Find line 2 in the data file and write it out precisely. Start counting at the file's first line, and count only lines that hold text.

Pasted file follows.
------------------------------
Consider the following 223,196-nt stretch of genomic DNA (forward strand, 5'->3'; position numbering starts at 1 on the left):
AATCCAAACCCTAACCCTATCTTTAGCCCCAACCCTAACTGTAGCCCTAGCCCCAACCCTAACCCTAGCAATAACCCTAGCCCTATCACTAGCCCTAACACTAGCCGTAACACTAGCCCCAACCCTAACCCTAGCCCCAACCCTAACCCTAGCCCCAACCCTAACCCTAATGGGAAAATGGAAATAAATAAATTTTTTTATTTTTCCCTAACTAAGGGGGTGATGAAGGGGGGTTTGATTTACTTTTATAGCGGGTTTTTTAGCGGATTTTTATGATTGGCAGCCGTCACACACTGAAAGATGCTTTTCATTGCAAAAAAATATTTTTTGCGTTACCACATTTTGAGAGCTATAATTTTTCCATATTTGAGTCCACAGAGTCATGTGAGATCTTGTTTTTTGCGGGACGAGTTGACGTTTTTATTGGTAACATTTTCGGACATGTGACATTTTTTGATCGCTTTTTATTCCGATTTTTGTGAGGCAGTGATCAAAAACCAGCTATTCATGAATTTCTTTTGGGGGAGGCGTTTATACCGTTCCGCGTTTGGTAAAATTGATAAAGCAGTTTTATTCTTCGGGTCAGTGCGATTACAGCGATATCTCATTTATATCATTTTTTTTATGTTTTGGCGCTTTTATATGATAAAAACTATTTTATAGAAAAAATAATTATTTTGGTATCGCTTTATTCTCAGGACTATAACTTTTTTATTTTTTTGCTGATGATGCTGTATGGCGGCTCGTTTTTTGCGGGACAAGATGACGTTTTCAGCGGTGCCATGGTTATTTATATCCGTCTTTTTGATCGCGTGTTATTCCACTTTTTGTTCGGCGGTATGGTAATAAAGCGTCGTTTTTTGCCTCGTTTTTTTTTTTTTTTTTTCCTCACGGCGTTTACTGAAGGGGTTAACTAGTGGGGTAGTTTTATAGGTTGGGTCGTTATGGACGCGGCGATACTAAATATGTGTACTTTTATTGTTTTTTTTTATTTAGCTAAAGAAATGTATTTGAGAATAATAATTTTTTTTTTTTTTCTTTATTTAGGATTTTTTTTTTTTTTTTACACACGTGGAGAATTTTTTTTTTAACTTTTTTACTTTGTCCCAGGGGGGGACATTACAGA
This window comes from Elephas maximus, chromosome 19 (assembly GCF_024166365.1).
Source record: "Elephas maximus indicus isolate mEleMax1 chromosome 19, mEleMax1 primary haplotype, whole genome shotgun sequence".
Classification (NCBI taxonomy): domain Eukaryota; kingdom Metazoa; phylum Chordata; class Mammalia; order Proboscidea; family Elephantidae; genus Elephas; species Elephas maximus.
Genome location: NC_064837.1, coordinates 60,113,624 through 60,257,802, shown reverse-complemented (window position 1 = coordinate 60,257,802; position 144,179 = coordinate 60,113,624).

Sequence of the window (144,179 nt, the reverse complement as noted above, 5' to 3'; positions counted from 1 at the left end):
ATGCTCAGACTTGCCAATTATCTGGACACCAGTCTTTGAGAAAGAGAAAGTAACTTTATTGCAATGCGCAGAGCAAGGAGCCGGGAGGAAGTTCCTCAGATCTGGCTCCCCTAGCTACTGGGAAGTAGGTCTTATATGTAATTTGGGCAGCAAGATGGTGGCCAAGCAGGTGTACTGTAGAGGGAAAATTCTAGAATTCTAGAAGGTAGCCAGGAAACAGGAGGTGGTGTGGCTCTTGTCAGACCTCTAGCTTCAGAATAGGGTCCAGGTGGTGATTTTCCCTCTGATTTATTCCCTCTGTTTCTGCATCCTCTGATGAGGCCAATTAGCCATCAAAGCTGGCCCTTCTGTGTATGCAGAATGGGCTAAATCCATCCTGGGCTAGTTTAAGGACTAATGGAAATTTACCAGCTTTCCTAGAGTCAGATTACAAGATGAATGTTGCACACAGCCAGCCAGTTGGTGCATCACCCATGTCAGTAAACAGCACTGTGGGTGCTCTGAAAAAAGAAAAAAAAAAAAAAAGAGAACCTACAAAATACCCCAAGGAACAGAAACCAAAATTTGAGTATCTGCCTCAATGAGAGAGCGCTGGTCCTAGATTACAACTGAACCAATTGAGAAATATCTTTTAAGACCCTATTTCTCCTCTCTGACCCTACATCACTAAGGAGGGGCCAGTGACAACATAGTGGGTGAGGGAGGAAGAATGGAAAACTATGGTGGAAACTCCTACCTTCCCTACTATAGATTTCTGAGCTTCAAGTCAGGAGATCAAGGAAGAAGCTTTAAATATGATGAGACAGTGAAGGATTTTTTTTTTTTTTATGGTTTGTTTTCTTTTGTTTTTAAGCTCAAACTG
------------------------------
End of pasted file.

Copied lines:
AATCCAAACCCTAACCCTATCTTTAGCCCCAACCCTAACTGTAGCCCTAGCCCCAACCCTAACCCTAGCAATAACCCTAGCCCTATCACTAGCCCTAACACTAGCCGTAACACTAGCCCCAACCCTAACCCTAGCCCCAACCCTAACCCTAGCCCCAACCCTAACCCTAATGGGAAAATGGAAATAAATAAATTTTTTTATTTTTCCCTAACTAAGGGGGTGATGAAGGGGGGTTTGATTTACTTTTATAGCGGGTTTTTTAGCGGATTTTTATGATTGGCAGCCGTCACACACTGAAAGATGCTTTTCATTGCAAAAAAATATTTTTTGCGTTACCACATTTTGAGAGCTATAATTTTTCCATATTTGAGTCCACAGAGTCATGTGAGATCTTGTTTTTTGCGGGACGAGTTGACGTTTTTATTGGTAACATTTTCGGACATGTGACATTTTTTGATCGCTTTTTATTCCGATTTTTGTGAGGCAGTGATCAAAAACCAGCTATTCATGAATTTCTTTTGGGGGAGGCGTTTATACCGTTCCGCGTTTGGTAAAATTGATAAAGCAGTTTTATTCTTCGGGTCAGTGCGATTACAGCGATATCTCATTTATATCATTTTTTTTATGTTTTGGCGCTTTTATATGATAAAAACTATTTTATAGAAAAAATAATTATTTTGGTATCGCTTTATTCTCAGGACTATAACTTTTTTATTTTTTTGCTGATGATGCTGTATGGCGGCTCGTTTTTTGCGGGACAAGATGACGTTTTCAGCGGTGCCATGGTTATTTATATCCGTCTTTTTGATCGCGTGTTATTCCACTTTTTGTTCGGCGGTATGGTAATAAAGCGTCGTTTTTTGCCTCGTTTTTTTTTTTTTTTTTTCCTCACGGCGTTTACTGAAGGGGTTAACTAGTGGGGTAGTTTTATAGGTTGGGTCGTTATGGACGCGGCGATACTAAATATGTGTACTTTTATTGTTTTTTTTTATTTAGCTAAAGAAATGTATTTGAGAATAATAATTTTTTTTTTTTTTCTTTATTTAGGATTTTTTTTTTTTTTTTACACACGTGGAGAATTTTTTTTTTAACTTTTTTACTTTGTCCCAGGGGGGGACATTACAGA